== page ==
Ancient Greek 1
Ancient Greek is the language of Homer, Sophocles, Plato, the New Testament and many other texts. This class is designed for students with no prior knowledge of Greek (ancient or modern) and will prepare them to translate short texts from ancient Greek into English.
The textbook, Reading Greek, is devised for adult students, and starts them off with entertaining texts from day one. It focuses on 'Attic', the Greek spoken and written in Athens in the 5th and 4th centuries BC since this is a good basis not only for the texts written in Athens at that time (e.g. Euripides' tragedies, Plato), but also earlier (e.g. Homer's Iliad and Odyssey) and later ones (for example the New Testament). While learning Attic, students will also get to know aspects of the life, literature and culture in ancient Athens such as the Peloponnesian War, Socrates' life and teaching or Herodotus' Histories. They will also be able to understand countless English words derived from Greek at the end of the class.
Learning a language such as ancient Greek is an exciting experience and a gateway to the ancient world.
Term 1: 2nd October
Week 1: Alphabet & Pronunciation, start 'Reading Greek' 1
Week 2: Definite article, 2-1-2 adjectives, 1st declension and 2nd declension nouns
Week 3: Present indicative active, compound verbs
Week 4: Present indicative active of contract verbs
Week 5: Imperative, vocative, adverbs
Week 6: 1a, 2a and 2b nouns, enclitics, important particles
Week 7: Present indicative middle/passive, eimi and oida
Week 8: 1b, 1c and 1d nouns
Week 9: Present indicative middle/passive of contract verbs, prepositions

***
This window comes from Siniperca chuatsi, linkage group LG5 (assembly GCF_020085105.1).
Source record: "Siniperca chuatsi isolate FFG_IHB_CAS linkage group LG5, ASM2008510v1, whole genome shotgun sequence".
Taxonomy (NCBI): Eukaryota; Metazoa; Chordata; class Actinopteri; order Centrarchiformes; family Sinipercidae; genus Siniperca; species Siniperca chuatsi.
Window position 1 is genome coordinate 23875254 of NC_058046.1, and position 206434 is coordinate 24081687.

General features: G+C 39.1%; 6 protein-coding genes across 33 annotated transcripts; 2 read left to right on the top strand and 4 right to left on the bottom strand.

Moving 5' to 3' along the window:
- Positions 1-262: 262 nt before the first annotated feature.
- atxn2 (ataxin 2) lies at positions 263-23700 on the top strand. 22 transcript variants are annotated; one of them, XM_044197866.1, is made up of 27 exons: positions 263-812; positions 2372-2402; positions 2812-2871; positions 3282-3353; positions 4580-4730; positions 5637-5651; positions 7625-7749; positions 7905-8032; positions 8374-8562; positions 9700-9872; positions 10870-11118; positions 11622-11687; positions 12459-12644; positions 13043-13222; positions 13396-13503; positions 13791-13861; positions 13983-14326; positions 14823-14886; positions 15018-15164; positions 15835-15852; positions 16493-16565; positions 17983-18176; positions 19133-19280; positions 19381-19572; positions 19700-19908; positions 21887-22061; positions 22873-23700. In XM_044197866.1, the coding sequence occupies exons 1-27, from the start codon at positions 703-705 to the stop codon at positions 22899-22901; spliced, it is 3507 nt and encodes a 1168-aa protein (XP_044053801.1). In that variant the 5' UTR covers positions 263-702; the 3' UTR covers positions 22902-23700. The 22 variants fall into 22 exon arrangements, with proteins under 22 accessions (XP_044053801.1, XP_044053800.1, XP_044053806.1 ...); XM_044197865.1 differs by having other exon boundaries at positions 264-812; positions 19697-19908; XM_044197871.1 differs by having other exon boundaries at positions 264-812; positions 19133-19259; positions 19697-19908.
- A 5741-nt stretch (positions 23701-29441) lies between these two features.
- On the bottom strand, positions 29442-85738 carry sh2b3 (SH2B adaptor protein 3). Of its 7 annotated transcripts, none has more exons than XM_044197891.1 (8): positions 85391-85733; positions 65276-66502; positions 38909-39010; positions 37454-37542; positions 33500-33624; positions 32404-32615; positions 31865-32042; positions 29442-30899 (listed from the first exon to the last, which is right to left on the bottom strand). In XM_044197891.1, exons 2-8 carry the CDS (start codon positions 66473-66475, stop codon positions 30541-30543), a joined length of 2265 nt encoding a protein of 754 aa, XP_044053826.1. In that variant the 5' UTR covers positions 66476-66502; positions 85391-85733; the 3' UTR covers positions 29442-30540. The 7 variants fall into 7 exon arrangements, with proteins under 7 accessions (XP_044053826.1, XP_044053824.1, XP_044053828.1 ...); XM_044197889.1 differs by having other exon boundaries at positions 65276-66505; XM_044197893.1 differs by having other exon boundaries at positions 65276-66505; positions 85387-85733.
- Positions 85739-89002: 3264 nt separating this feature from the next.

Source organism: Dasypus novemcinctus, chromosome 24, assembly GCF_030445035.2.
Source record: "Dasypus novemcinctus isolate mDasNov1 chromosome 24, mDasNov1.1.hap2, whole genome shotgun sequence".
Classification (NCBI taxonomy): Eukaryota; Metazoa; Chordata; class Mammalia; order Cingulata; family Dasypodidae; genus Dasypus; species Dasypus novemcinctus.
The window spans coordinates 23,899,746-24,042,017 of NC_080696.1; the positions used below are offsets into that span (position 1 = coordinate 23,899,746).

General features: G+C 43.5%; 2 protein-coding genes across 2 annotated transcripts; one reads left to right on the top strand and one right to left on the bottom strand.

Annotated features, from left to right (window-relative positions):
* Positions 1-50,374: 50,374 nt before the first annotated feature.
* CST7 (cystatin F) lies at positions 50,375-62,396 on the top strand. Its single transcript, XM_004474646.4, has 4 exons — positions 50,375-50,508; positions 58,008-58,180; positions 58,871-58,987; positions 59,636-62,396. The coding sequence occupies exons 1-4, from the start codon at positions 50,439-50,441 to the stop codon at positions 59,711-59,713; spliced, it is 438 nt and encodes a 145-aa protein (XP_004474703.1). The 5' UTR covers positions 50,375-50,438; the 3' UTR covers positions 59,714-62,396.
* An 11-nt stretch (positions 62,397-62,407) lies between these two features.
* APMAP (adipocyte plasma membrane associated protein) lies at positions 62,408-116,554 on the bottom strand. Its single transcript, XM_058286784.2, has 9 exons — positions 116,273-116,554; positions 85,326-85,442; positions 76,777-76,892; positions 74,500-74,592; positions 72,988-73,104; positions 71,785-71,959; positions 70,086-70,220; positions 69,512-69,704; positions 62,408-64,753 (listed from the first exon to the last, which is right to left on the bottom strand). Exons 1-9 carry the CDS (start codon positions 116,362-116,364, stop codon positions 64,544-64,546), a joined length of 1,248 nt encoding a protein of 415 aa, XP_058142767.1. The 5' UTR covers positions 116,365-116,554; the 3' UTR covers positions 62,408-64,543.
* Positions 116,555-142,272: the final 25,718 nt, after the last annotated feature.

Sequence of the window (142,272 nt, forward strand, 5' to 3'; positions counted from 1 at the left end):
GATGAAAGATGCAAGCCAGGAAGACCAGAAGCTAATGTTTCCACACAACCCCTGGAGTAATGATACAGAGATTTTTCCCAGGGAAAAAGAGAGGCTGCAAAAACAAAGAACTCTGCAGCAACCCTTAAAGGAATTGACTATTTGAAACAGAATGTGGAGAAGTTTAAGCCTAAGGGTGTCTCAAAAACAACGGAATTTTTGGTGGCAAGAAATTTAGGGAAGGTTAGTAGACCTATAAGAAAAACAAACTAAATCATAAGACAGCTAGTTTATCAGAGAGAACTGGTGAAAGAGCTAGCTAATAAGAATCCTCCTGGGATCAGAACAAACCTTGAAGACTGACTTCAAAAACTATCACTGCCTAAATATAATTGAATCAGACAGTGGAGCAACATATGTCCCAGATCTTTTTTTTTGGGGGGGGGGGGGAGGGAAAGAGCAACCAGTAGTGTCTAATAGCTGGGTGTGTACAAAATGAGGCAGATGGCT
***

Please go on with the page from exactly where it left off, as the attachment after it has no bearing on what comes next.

Week 10: 3a nouns, personal pronouns
Term 2: 9th January
Week 11: Demonstrative pronouns, negatives
Week 12: Polus ad megas, naus and Zeus
Week 13: 3b, 3c, 3e, 3f nouns, 3rd declension adjectives
Week 14: tis/ti, oudeis, 3g nouns
Week 15: Present participle active
Week 16: Present participle middle/passive, elision and crasis
Week 17: Imperfect indicative active and middle/passive
Week 18: Imperfect indicative active and middle/passive of contract verbs, the imperfect of eimi
Week 19: Indefinites/interrogatives, 3d nouns
Week 20: Future indicative active and middle, including eimi and erchomai
JACT., Reading Greek (2nd edition, 2007). Volume 1: Text and Vocabulary, Volume 2: Grammar and Exercises
JACT., The World of Athens: An Introduction to Classical Athenian Culture (2nd edition, 2008). ISBN: 978-0521698535
JACT., Reading Greek: An Independent Study Guide (2nd edition, 2008). ISBN: 978-0521698504
JACT., Speaking Greek, CD (2008). ISBN: 978-0521728966.
To earn credit (CATS points) for your course you will need to register and pay an additional £10 fee for each course you enrol on. You can do this by ticking the relevant box at the bottom of the enrolment form or when enrolling online. If you do not register when you enrol, you have up until the course start date to do so.